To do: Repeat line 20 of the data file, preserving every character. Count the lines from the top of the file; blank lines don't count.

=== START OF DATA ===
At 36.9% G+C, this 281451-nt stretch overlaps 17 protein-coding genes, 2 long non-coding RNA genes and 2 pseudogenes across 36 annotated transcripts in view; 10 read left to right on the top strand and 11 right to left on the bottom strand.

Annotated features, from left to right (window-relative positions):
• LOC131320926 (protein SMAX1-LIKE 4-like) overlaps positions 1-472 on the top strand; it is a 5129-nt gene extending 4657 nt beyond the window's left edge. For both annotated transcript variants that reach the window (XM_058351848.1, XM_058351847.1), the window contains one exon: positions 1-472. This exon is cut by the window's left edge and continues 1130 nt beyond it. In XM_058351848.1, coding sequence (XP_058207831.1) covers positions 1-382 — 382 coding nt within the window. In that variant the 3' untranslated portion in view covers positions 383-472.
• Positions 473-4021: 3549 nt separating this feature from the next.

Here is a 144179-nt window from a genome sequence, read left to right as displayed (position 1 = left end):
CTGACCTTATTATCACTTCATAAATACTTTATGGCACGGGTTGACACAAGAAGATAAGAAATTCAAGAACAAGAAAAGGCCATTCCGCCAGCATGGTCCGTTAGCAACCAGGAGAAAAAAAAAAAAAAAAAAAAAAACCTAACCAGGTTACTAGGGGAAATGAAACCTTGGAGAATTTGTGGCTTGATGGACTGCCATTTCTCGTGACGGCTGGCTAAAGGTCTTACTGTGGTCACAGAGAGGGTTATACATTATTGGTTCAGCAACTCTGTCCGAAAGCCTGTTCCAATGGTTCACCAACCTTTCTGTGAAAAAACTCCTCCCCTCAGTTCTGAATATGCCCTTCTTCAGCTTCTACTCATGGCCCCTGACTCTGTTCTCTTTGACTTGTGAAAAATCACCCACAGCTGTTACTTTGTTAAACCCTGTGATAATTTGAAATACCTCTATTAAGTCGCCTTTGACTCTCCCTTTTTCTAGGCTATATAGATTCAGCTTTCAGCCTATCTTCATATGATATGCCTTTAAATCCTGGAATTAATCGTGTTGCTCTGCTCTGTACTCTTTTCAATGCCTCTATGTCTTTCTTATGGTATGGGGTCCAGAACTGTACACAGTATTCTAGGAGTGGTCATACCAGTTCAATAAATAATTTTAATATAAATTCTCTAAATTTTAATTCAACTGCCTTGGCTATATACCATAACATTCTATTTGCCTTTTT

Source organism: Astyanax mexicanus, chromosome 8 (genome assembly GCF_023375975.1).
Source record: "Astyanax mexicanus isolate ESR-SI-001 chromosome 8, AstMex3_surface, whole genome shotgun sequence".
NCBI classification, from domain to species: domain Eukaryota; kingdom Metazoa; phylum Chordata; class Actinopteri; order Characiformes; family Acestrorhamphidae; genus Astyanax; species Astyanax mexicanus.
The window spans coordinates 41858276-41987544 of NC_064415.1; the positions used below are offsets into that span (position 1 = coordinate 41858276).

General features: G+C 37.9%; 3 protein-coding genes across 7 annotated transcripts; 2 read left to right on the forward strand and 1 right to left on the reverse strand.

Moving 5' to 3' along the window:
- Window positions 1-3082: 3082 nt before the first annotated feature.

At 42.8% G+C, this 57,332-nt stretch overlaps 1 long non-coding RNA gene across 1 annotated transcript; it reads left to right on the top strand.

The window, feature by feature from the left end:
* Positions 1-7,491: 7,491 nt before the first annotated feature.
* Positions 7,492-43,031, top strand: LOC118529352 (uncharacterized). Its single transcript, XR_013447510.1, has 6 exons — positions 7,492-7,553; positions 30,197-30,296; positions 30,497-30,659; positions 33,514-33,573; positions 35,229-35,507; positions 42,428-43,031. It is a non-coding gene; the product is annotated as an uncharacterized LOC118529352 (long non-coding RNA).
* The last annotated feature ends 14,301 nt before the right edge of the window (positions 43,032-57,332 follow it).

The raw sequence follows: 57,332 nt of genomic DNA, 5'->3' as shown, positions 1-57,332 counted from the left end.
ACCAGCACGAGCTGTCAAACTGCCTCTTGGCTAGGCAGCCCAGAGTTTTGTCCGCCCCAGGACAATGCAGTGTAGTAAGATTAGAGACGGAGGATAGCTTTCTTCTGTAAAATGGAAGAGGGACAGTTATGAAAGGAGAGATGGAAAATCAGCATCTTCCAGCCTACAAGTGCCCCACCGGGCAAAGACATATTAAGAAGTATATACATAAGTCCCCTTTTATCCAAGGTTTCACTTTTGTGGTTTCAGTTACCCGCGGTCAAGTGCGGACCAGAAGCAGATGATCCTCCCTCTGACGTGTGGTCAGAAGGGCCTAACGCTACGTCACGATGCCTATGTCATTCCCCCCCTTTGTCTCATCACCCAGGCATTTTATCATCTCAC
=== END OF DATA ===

ACCAGCACGAGCTGTCAAACTGCCTCTTGGCTAGGCAGCCCAGAGTTTTGTCCGCCCCAGGACAATGCAGTGTAGTAAGATTAGAGACGGAGGATAGCTTTCTTCTGTAAAATGGAAGAGGGACAGTTATGAAAGGAGAGATGGAAAATCAGCATCTTCCAGCCTACAAGTGCCCCACCGGGCAAAGACATATTAAGAAGTATATACATAAGTCCCCTTTTATCCAAGGTTTCACTTTTGTGGTTTCAGTTACCCGCGGTCAAGTGCGGACCAGAAGCAGATGATCCTCCCTCTGACGTGTGGTCAGAAGGGCCTAACGCTACGTCACGATGCCTATGTCATTCCCCCCCTTTGTCTCATCACCCAGGCATTTTATCATCTCAC